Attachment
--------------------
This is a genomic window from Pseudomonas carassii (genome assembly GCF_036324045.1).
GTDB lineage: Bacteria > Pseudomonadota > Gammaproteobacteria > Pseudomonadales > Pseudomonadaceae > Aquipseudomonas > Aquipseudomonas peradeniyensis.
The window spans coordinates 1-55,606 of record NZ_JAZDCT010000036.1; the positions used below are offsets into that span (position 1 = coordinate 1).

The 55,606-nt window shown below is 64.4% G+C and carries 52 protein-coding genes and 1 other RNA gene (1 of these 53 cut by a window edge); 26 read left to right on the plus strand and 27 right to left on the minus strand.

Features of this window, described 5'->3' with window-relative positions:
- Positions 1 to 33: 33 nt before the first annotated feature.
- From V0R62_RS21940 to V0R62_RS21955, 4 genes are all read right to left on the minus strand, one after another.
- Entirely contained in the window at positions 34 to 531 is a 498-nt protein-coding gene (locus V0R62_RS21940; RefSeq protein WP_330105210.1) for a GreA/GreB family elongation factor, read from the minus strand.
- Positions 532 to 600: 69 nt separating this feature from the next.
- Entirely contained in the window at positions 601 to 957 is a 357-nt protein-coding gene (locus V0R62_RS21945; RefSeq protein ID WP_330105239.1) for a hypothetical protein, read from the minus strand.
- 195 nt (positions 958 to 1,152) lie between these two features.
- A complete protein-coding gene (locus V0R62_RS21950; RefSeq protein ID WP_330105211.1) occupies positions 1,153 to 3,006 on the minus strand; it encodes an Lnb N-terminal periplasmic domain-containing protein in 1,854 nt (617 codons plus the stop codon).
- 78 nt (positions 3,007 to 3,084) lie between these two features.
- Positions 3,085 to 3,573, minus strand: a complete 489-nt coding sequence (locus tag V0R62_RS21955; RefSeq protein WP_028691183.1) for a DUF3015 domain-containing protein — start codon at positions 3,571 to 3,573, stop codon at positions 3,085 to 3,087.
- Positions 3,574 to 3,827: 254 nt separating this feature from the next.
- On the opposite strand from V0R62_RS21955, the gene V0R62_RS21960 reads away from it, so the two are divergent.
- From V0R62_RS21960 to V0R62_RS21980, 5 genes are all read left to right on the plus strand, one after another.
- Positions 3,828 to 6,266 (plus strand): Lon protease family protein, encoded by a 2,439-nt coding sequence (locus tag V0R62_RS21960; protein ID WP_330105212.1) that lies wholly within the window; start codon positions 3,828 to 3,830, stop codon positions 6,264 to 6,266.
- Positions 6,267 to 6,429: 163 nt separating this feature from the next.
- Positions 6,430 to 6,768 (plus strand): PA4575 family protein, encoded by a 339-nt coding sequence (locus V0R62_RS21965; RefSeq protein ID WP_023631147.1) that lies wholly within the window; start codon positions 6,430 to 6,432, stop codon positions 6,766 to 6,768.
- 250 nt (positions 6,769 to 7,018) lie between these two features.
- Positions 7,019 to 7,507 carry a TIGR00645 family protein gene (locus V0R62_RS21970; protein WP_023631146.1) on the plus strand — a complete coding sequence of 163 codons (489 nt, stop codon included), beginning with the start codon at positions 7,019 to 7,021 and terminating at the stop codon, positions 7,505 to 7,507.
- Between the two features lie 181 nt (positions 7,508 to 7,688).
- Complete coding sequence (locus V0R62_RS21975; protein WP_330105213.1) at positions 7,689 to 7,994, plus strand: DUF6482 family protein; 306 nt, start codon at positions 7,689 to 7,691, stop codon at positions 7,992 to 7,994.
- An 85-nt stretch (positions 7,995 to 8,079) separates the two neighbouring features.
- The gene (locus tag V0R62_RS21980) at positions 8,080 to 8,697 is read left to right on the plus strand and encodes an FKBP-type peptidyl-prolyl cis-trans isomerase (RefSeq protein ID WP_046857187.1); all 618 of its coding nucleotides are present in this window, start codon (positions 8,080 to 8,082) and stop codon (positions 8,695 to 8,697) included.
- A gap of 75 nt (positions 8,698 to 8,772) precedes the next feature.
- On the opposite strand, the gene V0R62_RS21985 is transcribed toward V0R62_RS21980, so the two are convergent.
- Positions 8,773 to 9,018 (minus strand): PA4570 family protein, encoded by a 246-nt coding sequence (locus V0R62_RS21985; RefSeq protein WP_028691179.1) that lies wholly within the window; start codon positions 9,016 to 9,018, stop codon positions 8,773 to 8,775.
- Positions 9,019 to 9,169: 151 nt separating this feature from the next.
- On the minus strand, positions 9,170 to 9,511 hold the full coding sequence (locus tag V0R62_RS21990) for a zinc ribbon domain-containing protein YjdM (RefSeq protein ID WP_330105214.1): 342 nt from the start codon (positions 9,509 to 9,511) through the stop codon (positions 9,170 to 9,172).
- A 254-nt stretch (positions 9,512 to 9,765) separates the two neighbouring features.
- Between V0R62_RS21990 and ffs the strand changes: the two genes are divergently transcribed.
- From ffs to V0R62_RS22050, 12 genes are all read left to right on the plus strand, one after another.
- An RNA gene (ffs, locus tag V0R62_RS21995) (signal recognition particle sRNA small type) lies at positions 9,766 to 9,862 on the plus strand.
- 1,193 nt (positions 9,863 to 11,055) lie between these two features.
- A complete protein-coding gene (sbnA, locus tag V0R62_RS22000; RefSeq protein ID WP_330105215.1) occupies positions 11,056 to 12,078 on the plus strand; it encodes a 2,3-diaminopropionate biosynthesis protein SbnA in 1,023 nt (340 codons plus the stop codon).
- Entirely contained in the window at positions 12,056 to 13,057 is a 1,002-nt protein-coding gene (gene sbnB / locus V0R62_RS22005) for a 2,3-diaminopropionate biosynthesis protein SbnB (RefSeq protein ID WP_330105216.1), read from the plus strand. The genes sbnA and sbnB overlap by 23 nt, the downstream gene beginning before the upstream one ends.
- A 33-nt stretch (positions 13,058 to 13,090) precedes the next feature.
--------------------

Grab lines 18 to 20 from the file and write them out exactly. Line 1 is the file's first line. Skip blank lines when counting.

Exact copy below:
- Positions 3,828 to 6,266 (plus strand): Lon protease family protein, encoded by a 2,439-nt coding sequence (locus tag V0R62_RS21960; protein ID WP_330105212.1) that lies wholly within the window; start codon positions 3,828 to 3,830, stop codon positions 6,264 to 6,266.
- Positions 6,267 to 6,429: 163 nt separating this feature from the next.
- Positions 6,430 to 6,768 (plus strand): PA4575 family protein, encoded by a 339-nt coding sequence (locus V0R62_RS21965; RefSeq protein ID WP_023631147.1) that lies wholly within the window; start codon positions 6,430 to 6,432, stop codon positions 6,766 to 6,768.